• Celebrities and influencers such as the cast of Neighbours, American football quarterback Brady Quinn, Dexter Fowler of the Chicago Cubs joined dozens of sports teams such as Arsenal, Spurs, Glasgow Rangers, Cincinnati Bengals, Boston Red Sox and IFK Gothenburg to show their support through social media
  • Unpaid media partners also came on board with national newspapers such as The Irish Mirror, Sydney Morning Herald, Svenska Dagbladet (Sweden) and 7 TV News (Australia)
  • At donor centres around the world members of the public giving blood shared #MissingType user generated content across social media.

Here in England we collaborated with a number of high profile partners to make Missing Type bigger, better and bolder:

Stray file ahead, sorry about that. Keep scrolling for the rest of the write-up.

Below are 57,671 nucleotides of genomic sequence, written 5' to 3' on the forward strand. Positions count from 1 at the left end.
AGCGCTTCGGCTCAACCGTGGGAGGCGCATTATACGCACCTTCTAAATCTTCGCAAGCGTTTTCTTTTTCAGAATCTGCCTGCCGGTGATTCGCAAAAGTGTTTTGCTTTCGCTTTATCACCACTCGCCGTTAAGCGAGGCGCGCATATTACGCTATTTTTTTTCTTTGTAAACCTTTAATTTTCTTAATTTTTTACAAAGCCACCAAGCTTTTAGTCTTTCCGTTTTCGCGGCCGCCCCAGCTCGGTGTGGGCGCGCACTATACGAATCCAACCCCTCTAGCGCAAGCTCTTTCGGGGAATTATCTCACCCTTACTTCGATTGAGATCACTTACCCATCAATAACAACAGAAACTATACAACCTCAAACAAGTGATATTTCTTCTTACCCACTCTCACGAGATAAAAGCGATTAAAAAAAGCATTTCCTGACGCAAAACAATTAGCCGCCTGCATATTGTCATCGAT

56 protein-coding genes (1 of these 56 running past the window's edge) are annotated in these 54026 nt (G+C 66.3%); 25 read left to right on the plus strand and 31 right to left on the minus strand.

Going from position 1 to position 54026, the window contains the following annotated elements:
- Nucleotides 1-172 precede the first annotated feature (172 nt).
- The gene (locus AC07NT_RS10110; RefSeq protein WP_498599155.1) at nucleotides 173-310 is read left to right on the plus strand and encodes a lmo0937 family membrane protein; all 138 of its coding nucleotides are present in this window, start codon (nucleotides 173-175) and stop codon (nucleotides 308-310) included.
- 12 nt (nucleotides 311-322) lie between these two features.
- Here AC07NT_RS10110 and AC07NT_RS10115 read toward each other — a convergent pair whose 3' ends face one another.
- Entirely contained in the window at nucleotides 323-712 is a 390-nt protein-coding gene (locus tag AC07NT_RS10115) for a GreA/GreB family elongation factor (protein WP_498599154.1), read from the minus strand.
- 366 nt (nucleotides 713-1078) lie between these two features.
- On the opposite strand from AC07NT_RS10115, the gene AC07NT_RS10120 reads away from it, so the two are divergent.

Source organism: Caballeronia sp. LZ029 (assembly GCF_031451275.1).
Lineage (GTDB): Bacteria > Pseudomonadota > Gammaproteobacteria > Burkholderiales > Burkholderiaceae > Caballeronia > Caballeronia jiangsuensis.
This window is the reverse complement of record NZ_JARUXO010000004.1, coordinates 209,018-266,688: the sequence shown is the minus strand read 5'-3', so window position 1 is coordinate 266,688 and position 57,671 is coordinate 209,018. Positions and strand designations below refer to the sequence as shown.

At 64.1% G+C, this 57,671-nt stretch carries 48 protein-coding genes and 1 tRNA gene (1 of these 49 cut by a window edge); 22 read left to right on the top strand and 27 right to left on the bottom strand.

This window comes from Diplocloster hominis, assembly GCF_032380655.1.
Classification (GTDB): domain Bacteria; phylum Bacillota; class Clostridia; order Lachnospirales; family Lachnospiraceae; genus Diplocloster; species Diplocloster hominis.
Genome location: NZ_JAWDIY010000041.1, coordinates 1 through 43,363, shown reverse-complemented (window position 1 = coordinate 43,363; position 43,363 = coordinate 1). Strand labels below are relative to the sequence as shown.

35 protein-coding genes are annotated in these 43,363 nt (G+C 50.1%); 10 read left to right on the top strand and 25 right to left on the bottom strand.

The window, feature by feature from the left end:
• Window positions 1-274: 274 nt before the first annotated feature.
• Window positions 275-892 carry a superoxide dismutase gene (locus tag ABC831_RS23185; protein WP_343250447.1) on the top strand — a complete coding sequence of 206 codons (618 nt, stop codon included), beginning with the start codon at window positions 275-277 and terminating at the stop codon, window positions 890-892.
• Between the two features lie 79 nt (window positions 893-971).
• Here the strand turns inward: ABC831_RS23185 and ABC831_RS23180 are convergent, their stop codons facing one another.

• Royal Mail made sure households up and down the country noticed the campaign by issuing a special postmark that was applied to millions of items of stamped mail during campaign week
  • Paddy Power dropped the letters from one of its central London locations, included details on how to register on its website and social channels and Paddy himself changed his name to Pddy Pwer for a live interview on national radio station Talksport
  • Tesco removed the o’s from its Covent Garden store and seeded a video of the stunt on its social channels
  • TfL issued a map of the Missing Type edition of London Underground
  • Meanwhile UniLad staged a Facebook Live blood donation in Manchester which peaked at an incredible 533k viewers around the world
  • MHP created a ‘Thank you’ montage video via Skype which featured individual beneficiaries of blood transfusions from 16 different nations. This was seeded through local market channels at the end of the campaign.